PARLIAMENT, November 21 – After five hours of testimony to Parliament, former Eskom CEO Brian Molefe on Tuesday admitted having phone contact with the Gupta family and knowing of the power utility’s contract with Trillian, but maintained that he had no direct knowledge of corruption.
Molefe claimed that he had been at a remove from the business side of operations in order to focus on ending load-shedding during his 15 months at the helm of Eskom, and flippantly told MPs to raise questions about specific contracts and payments with suspended chief financial officer Anoj Singh.
Molefe initially denied knowledge of Eskom’s agreement with Trillian Capital Holdings, which lacked National Treasury approval but nonetheless saw the company earn some R600 million as a subsidiary of global consultancy firm McKinsey.
He accused Democratic Alliance MP Natasha Mazzone of ambushing him by asking about Trillian, which had been the subject of extensive testimony before the inquiry.
“Trillian was not [on] the list of things…. for you to high-jack me on a transaction that happened on a specific day, there are hundreds of decisions taken at Eskom that the CEO will not know about or know the details of,” he said.
When Mazzone insisted he reveal whether he was aware of the Trillian deal, he responded with an emphatic “no” only to concede later that he knew the company “did some work” for Eskom.
In response to questions from Economic Freedom Fighters chief whip Floyd Shivambu, Molefe stressed that the payments to Trillian were made in the course of this year, after he had left Eskom. He said there was some dispute as to whether the payments were legitimate but he would leave it to Singh to explain to the inquiry. In August, Eskom was forced to retract Singh’s claim that the payments were found to be above board.
“There are different versions of what happened and I am sure that when Mr Singh comes here, he will explain,” Molefe said.
“It was not necessary for me to see all those details.”
As his testimony dragged into the night, Molefe similarly refused to be cornered about about a guarantee Eskom arranged for the Gupta family’s Tegeta Exploration to help it buy the Optimum coal mine.
He was on medical leave in December 2015 when Singh secured the guarantee, Molefe said, and though he could not claim the merit of cancelling it, it was never utilised by the purchaser.
Molefe began his testimony by reading a 19-page statement in which he sought to take apart former Public Protector Thuli Madonsela’s observation that there were close to 60 phone calls between himself and Ajay Gupta over a six-months period. She failed to list Gupta’s number or the dates of phone calls, therefore he had no way of checking the information against his phone records, he said.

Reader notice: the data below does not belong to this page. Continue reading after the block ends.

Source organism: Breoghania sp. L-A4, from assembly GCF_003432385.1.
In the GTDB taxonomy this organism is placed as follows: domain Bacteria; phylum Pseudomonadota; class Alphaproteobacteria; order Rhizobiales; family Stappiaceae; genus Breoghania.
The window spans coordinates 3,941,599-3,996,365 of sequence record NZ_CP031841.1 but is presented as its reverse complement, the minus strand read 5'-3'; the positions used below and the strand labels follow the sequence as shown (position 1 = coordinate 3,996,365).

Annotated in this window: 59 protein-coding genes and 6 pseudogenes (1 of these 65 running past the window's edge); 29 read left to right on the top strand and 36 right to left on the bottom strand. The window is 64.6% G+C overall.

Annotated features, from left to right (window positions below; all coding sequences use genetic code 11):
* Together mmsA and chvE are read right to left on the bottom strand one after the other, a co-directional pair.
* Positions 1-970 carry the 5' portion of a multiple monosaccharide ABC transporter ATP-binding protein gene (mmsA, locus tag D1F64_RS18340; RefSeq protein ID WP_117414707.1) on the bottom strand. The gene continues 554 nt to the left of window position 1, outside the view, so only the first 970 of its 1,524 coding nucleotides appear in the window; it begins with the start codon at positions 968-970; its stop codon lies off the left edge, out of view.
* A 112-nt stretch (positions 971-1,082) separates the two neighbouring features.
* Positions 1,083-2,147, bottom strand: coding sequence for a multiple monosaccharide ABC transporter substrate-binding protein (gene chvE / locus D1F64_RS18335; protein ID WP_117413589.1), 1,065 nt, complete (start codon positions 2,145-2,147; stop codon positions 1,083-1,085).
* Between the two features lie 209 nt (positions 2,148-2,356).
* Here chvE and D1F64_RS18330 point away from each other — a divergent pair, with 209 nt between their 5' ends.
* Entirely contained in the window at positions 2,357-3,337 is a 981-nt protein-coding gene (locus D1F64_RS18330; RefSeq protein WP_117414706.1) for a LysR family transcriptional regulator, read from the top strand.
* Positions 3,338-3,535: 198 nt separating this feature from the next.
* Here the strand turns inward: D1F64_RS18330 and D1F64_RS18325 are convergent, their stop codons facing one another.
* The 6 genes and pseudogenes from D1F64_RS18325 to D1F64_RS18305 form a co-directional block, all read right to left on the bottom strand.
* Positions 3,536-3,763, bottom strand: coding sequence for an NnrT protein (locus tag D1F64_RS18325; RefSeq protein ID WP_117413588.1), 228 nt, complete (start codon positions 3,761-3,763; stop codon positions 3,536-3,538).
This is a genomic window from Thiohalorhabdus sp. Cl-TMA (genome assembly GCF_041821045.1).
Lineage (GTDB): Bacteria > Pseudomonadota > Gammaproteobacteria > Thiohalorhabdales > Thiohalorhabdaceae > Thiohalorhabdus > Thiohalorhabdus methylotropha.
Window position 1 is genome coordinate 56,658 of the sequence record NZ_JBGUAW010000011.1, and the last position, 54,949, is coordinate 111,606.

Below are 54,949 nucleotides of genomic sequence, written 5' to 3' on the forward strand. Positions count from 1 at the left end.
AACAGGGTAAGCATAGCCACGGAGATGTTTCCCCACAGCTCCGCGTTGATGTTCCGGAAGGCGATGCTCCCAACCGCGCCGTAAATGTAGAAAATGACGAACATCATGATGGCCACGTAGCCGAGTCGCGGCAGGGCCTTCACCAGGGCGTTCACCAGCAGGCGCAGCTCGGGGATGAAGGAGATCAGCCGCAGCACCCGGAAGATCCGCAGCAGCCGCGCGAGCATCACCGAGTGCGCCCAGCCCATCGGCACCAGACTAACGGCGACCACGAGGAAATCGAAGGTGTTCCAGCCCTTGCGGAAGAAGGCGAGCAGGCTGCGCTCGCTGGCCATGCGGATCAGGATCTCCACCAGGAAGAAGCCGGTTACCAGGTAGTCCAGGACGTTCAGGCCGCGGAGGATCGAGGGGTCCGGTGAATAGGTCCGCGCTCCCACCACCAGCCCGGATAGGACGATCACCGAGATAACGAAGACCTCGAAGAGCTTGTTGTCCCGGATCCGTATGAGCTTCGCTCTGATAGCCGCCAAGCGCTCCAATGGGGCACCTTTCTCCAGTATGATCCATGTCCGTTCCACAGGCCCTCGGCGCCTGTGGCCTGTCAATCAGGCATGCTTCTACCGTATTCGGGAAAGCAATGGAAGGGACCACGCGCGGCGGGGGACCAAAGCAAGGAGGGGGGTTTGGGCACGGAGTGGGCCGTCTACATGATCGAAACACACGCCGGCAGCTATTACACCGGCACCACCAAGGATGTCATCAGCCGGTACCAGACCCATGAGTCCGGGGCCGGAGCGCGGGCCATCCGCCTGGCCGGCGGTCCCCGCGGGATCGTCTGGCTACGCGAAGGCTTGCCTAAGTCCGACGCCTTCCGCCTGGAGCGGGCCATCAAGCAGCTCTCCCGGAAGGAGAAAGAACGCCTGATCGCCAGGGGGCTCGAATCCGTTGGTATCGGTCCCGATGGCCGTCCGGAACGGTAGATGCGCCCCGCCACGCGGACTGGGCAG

Later, when grilled by former finance minister Pravin Gordhan, Molefe conceded that there were phone calls back and forth with the family “but not that many”, and said the conversations had centred on coal quality.
He tried to dismiss Madonsela’s report as “just fresh air” and said that because she had recommended further investigation her findings were not final or binding, according to his legal advisors.
“The moment she says ‘appears’, she is just speculating,” he said when African Christian Democratic Party MP Steve Swart questioned him about Madonsela’s conclusion that Eskom’s conduct around the Optimum coal mine seemed designed to enable Tegeta to acquire it.
Molefe said the fine imposed on Optimum by Eskom for sub-standard coal was reduced from R2.1 billion to R600 million because the matter went to arbitration once the mine changed hands, and did not point to special treatment for Tegeta.
In a flinty exchange, Gordhan asked Molefe at what point he had become aware that Eskom did not follow proper process to put a guarantee at the disposal of Tegeta. He replied that it was the first he had heard of it.
“Do you expect this committee to take that seriously?” Gordhan asked.
He said it was strange that Molefe claimed not to have read the Dentons report, saying one would have expected a CEO to seize upon it to tackle corruption.
“Dentons was a report to the board and I made a conscious decision to steer clear of it because I had in my mind a mission to do, which was eradication of load-shedding. I did not want my judgment to be clouded,” Molefe responded.
He dismissed a narrative that he was seconded from Transnet to Eskom, along with Singh, to facilitate deals with the utility for the Gupta family. In his telling, he left for Eskom because he shared public anger about scheduled power outages.
The offer to become CEO came at a time when areas like Sandton suffered frequent load-shedding and he visited his Standard Bank branch one morning, only to be told he could not come in as the power was off.
“It took hours to get from Sandton to Irene where I stay and I was very angry as a South African that Sandton was in darkness,” he said and added that allegations of state capture were first raised by critics aft just after the load-shedding crisis had ended.
“I suppose they had to manufacture another crisis.”
– African News Agency (ANA)